Exploration through transported cover is a fundamental challenge for the minerals industry. Linking basement orebodies with surface geochemical signatures can be critical for a cost-efficient exploration in areas under cover.
Connecting landscape features to geology at depth
One approach employed in mineral exploration is based around interpreting surface landscape features which suggest the mineral geology at depth.
Neotechtonics is the study of recent - in geological terms - motion and deformation of rock in the Earth's crust.
Understanding how faults and shear zones affect land-forms can reveal information about the geochemical footprints from the basement rock.
Mapping the Gawler Craton in South Australia
In collaboration with the Geological Survey of Sourth Australia, we undertook a project to identify landscape structures that are directly linked to deep geological structures buried under hundreds of meters of cover in the Gawler Craton in South Australia.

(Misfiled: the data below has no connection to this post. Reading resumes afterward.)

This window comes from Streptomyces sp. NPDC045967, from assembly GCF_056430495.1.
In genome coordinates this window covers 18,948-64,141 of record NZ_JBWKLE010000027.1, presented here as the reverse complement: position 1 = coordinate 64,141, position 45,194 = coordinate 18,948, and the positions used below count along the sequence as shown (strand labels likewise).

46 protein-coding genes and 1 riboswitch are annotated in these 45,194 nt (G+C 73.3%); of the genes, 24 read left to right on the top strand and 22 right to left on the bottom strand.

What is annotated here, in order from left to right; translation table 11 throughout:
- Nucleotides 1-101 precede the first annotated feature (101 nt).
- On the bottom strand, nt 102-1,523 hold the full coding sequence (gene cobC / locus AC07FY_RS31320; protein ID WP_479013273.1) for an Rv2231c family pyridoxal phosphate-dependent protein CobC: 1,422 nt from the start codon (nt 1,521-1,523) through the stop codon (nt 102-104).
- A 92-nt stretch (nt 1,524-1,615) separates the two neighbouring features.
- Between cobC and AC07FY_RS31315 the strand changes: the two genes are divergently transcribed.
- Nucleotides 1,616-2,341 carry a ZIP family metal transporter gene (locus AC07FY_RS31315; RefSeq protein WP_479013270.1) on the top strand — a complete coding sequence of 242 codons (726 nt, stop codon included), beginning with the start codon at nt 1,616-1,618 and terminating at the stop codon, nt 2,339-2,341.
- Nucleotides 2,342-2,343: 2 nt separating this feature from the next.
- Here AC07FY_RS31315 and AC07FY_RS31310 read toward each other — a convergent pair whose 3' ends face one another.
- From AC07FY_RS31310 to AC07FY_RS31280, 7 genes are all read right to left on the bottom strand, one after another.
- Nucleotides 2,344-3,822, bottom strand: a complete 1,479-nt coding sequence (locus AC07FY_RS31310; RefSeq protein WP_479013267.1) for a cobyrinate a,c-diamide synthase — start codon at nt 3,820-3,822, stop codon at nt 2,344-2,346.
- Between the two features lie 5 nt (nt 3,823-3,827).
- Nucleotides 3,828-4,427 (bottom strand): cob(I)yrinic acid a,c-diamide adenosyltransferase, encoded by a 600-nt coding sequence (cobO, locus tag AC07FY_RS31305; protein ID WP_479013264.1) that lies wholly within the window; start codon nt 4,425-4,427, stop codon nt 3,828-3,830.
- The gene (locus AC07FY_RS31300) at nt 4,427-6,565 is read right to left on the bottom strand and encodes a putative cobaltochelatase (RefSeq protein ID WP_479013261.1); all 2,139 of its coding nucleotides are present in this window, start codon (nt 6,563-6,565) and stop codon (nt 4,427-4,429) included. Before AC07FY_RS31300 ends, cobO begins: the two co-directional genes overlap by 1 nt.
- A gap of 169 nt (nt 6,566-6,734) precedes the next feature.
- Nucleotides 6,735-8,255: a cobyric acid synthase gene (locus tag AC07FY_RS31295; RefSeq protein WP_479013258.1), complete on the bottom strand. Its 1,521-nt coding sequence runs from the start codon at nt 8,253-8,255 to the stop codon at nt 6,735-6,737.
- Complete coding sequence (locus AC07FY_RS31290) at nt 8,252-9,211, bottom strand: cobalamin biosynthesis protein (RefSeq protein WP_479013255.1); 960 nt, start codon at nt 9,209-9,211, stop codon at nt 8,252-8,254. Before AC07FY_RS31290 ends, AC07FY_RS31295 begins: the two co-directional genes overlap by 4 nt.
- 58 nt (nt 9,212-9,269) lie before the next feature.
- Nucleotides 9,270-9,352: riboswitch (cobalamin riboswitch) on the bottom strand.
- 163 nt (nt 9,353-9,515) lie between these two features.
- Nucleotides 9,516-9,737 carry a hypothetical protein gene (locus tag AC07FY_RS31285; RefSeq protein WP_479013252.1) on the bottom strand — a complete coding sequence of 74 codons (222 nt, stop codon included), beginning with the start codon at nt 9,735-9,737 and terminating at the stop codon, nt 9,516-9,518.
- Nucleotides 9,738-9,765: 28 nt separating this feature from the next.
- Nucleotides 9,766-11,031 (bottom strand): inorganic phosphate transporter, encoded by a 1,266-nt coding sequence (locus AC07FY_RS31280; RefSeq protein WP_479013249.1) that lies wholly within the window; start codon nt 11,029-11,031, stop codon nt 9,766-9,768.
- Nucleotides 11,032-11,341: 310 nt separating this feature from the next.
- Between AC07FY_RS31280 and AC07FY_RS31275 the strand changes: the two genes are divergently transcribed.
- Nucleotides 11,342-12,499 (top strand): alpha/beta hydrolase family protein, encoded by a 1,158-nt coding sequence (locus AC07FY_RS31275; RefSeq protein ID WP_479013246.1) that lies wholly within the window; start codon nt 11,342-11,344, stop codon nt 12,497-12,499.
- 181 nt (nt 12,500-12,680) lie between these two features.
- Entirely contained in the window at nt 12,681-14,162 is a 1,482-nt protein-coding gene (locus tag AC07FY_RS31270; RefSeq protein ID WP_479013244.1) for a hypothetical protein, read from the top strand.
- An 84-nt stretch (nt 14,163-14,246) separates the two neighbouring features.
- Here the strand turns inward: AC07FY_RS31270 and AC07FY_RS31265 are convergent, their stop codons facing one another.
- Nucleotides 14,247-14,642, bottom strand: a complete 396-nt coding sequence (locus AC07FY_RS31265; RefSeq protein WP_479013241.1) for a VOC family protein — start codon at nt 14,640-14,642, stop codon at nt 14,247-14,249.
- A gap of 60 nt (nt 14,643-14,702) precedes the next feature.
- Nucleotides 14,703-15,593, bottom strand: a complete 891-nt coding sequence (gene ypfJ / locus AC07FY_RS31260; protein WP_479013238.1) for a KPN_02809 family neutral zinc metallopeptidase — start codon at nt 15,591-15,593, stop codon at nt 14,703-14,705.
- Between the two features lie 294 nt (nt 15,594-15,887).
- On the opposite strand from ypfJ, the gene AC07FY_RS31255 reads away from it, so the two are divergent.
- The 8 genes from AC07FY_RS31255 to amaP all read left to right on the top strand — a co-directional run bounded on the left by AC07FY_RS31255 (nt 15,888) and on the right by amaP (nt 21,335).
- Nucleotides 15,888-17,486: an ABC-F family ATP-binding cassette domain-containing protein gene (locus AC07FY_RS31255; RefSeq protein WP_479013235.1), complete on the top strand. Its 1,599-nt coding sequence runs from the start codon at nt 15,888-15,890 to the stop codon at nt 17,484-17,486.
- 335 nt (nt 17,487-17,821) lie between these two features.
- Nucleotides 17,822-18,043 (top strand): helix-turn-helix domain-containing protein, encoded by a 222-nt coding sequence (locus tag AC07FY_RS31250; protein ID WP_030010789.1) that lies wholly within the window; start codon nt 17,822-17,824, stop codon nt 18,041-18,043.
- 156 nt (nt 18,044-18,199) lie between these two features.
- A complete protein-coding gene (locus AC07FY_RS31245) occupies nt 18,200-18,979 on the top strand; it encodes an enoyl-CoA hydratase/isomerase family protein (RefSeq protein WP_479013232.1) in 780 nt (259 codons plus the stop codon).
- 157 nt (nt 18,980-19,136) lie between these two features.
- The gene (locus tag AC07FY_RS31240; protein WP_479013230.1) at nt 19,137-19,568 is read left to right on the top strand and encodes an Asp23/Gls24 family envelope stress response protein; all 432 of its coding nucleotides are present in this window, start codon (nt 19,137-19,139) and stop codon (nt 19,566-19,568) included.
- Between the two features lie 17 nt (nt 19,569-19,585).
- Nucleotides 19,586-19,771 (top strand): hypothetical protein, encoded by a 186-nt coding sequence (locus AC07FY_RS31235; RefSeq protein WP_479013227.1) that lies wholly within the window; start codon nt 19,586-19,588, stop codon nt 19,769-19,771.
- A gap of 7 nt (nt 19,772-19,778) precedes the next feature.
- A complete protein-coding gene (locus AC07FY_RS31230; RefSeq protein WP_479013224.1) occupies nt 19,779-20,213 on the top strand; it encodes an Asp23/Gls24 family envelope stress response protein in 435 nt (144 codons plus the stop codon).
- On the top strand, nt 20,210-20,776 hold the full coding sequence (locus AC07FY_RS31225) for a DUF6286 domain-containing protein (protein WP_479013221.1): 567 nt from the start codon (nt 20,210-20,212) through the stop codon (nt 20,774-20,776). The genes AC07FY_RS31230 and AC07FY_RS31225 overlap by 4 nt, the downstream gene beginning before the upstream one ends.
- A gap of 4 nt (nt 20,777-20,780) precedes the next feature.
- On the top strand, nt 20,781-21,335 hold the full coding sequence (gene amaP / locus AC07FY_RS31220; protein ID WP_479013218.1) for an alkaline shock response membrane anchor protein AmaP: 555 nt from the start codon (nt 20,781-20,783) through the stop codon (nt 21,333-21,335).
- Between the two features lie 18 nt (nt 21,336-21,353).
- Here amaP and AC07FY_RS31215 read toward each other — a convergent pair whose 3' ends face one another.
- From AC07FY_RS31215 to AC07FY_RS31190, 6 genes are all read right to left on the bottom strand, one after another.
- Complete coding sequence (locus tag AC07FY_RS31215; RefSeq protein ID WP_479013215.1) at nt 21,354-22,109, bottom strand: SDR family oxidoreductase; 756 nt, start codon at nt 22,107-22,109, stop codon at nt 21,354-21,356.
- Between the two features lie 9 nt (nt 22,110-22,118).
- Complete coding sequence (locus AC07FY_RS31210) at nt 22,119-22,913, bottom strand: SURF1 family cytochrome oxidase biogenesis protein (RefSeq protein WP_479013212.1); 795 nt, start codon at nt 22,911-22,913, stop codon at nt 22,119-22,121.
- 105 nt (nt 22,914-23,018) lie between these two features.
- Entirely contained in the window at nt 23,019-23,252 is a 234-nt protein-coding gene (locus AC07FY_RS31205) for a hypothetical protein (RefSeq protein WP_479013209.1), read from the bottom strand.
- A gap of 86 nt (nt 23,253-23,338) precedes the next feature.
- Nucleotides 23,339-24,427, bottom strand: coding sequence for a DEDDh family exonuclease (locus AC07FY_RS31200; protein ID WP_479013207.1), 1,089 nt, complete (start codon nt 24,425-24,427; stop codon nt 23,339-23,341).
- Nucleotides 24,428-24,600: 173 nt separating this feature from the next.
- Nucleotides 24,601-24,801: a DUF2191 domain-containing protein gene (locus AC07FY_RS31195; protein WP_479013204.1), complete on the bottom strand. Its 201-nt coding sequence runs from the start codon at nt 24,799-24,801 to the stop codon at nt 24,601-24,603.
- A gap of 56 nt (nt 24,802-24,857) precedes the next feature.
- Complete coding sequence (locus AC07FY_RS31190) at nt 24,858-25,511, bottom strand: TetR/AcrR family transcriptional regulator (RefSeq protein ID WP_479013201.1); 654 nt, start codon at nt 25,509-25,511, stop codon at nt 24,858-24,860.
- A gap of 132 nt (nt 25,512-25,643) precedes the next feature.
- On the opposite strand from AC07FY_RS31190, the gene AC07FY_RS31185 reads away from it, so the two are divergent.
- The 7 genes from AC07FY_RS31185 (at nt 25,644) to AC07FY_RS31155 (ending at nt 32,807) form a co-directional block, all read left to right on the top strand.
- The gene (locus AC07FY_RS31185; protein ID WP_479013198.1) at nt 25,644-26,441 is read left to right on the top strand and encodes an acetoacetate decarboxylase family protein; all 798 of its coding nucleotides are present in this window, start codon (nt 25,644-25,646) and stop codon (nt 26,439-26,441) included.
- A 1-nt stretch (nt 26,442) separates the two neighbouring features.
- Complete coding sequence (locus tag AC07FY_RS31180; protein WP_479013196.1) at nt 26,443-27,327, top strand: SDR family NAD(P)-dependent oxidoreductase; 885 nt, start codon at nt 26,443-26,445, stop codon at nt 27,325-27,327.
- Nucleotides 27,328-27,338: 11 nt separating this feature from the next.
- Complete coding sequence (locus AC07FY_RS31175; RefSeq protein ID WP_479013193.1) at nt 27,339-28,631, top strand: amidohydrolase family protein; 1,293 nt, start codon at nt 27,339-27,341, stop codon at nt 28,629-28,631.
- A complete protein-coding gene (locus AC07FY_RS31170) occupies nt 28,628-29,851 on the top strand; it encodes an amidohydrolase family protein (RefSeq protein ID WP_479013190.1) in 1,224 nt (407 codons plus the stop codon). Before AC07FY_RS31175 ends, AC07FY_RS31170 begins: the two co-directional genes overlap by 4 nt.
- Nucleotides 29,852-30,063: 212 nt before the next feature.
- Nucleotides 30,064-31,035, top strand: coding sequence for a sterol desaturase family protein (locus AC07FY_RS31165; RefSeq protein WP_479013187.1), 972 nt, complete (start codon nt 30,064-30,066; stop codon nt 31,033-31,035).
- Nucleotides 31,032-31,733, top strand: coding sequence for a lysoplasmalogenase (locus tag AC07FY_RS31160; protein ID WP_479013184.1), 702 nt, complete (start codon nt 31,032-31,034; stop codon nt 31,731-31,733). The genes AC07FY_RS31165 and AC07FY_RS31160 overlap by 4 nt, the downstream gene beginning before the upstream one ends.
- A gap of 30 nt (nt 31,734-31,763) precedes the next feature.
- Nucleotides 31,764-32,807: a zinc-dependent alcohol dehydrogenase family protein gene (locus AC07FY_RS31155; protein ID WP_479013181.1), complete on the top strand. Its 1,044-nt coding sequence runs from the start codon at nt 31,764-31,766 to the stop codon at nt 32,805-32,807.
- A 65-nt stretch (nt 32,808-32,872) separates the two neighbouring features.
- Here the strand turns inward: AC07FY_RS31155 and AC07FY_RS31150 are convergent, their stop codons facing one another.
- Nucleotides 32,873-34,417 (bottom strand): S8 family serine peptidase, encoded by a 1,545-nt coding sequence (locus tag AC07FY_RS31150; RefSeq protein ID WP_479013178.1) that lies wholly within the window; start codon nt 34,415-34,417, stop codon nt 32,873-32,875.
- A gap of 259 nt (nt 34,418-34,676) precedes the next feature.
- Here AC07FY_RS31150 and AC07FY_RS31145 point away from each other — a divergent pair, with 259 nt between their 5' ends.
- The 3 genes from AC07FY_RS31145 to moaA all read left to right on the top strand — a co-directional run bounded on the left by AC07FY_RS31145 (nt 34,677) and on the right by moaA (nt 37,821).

We developed a protocol to identify specific landforms of the regolith (weathered rock and soil cap) that are related to the basement rock structure.
This information is then able to be used to construct models of the landscape which can direct further exploration efforts.
Identify surface features that are geochemically connected with the geology at depth
Combined with regolith mapping data, landscape evolution information and geochemical surveys of the same region, neotectonic landform information is adding further detail to survey maps which increases the chance of new mineral discovery.
Understanding neotectonic surface features is giving greater clarity to underlying rock structures which may be of prospective interest.
Neotectonic data is another instrument in the discovery toolkit helping explorers hone in on mineral targets in the Gawlor Craton.